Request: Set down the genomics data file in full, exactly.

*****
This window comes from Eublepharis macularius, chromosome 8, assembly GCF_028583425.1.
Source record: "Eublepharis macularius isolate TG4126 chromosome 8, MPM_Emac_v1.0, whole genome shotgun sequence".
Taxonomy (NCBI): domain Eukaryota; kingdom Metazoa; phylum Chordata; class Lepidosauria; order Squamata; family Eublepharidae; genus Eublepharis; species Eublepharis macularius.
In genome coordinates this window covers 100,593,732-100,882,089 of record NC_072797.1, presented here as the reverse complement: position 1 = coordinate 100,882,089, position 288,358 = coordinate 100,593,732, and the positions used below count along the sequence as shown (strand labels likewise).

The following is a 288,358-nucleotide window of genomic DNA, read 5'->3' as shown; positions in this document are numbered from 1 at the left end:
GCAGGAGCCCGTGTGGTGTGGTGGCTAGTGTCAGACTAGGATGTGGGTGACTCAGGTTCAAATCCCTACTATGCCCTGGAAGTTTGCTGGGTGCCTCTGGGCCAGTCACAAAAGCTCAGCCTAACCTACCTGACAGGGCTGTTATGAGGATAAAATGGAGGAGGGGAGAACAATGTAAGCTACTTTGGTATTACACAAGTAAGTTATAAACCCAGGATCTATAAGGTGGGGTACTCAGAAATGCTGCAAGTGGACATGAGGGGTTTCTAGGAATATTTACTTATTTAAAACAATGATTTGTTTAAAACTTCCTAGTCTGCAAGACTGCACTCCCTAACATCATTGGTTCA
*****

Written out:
This window comes from Eublepharis macularius, chromosome 8, assembly GCF_028583425.1.
Source record: "Eublepharis macularius isolate TG4126 chromosome 8, MPM_Emac_v1.0, whole genome shotgun sequence".
Taxonomy (NCBI): domain Eukaryota; kingdom Metazoa; phylum Chordata; class Lepidosauria; order Squamata; family Eublepharidae; genus Eublepharis; species Eublepharis macularius.
In genome coordinates this window covers 100,593,732-100,882,089 of record NC_072797.1, presented here as the reverse complement: position 1 = coordinate 100,882,089, position 288,358 = coordinate 100,593,732, and the positions used below count along the sequence as shown (strand labels likewise).

The following is a 288,358-nucleotide window of genomic DNA, read 5'->3' as shown; positions in this document are numbered from 1 at the left end:
GCAGGAGCCCGTGTGGTGTGGTGGCTAGTGTCAGACTAGGATGTGGGTGACTCAGGTTCAAATCCCTACTATGCCCTGGAAGTTTGCTGGGTGCCTCTGGGCCAGTCACAAAAGCTCAGCCTAACCTACCTGACAGGGCTGTTATGAGGATAAAATGGAGGAGGGGAGAACAATGTAAGCTACTTTGGTATTACACAAGTAAGTTATAAACCCAGGATCTATAAGGTGGGGTACTCAGAAATGCTGCAAGTGGACATGAGGGGTTTCTAGGAATATTTACTTATTTAAAACAATGATTTGTTTAAAACTTCCTAGTCTGCAAGACTGCACTCCCTAACATCATTGGTTCA